Given the stresses of daily living, more and more people are recognizing the value of getting out in nature, even camping for days at a time. Though this is a great way to stay healthy, the outdoors can have its own dangers and inconveniences. However, with good preparation and foresight, outdoor activity can be a source of fun and rejuvenation.
Here are a few tips to keep in mind when camping:
- Arrive early. Plan your trip so that you arrive at your campsite with enough daylight to check over the entire site and to set up camp.
- Build fires in a safe area. Never use a flame or any other heating device inside a tent.
- Make sure fires are always attended and are completely extinguished when you are finished with it.
- Pitch your tent in a safe spot and check for potential hazards. Your tent should be flame-retardant. Keep your tent closed to keep out bugs, insects, and other unwanted critters.
- Watch out for bugs. To deter insects, do not wear perfumes or colognes. Know what insects are around and refrain from waving wildly or swatting blindly. Use a gentle pushing or brushing motion instead.
- Beware when encountering wildlife. Keep your campsite clean and do not leave food, garbage, coolers, cooking equipment, or utensils out in the open. Do not feed wild
- Be aware of poisonous plants. Familiarize yourself with any dangerous plants that are common to the area. If you come into contact with a poisonous plant, immediately
rinse the affected area with water and apply a soothing lotion, such as calamine.
Preparing for the outdoors is essential for a safe and fun experience. Here is a checklist of items you should consider before heading out for extended periods.
- Shelter or tent
- Nylon filament
- Extra food
- Extra warm clothing
- Flashlight (extra batteries)
- Rain gear
- First aid kit
- Insect repellant
- Radio (extra batteries)
- Space blanket
- Trash bags
- Matches/waterproof fire starter
- Water purification tablets
Lightning is a very powerful force of nature that can bring billions of volts of electricity to the ground. Here are some tips to stay safe when lightning strikes:
- Electric storms can develop in the middle of the night. To lower your risk of being struck, don’t pitch your tent near the tallest trees in the vicinity.
- Drop metal objects like golf clubs, tennis rackets, umbrellas, and packs with internal or external metal frames.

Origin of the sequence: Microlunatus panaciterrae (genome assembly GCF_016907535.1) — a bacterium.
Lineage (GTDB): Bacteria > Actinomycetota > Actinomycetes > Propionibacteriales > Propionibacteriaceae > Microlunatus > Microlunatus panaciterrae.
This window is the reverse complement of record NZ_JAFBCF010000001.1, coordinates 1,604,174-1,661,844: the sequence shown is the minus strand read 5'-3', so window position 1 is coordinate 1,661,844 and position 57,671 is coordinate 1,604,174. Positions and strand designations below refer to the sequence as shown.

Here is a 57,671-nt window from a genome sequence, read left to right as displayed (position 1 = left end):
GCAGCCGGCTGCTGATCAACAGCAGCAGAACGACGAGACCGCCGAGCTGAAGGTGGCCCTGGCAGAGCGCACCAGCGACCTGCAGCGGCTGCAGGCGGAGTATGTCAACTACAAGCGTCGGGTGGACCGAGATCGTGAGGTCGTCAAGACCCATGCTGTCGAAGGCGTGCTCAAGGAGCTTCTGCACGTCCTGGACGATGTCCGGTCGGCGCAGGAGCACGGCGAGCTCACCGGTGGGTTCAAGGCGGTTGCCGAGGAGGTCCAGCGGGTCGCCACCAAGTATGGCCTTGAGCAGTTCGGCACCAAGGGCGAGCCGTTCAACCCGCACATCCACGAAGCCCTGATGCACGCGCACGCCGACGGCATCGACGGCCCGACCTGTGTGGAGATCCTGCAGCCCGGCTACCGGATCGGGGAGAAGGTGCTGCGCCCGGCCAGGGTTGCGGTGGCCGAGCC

- Get off bicycles, motorcycles, horses, and golf carts. Also avoid metal bleachers at sports events, metal fences, and utility poles.
- If you are caught in an open field, seek a low spot. Crouch with your feet together and keep your head low.
- If a building or a car is not available for shelter, run into a forest, which can provide some protection over an open field. But beware of falling limbs and avoid the tallest trees.
- Don’t sit or lie down, these positions provide much more contact with the ground, providing a wider path for lightning to follow. If you are with a group of people and the threat of lightning is high, spread out at least 15 feet apart to minimize the chance of everyone being struck.
- Swimmers, anglers, and boaters should get off lakes or rivers and seek shelter when storms approach. Drop your fishing rods. Boaters who cannot get off the water before the storm hits should crouch low. Once on land, get at least 100 yards away from shore.
- Wait until it is clear before returning to open areas.
- Before starting on a hike, do warm-up exercises to prevent cramping or injury.
- Start out slowly, gradually increasing your pace and distance traveled.
- Hike, bike, or ski only on marked trails in wilderness areas.
- Hike and travel in groups as much as possible, especially during winter and in hazardous terrain.
- Dress in layers. Polyester clothing worn as the innermost layer will trap warm air next to the skin, and transfer or wick body moisture away.
- Wear sunglasses and a hat or visor to protect from the sun’s glare or reflection from snow and water. Keep your eyes and face covered especially during your first few days outdoors.
- Bring sunscreen no matter the season. You can get painful sunburn even in subfreezing temperatures.
- Develop an emergency plan before you start your trip. Make sure everyone knows what to do if they become lost or if a medical emergency arises. Give children whistles with the instructions to “stop and blow” if they become lost.
- Take frequent rests.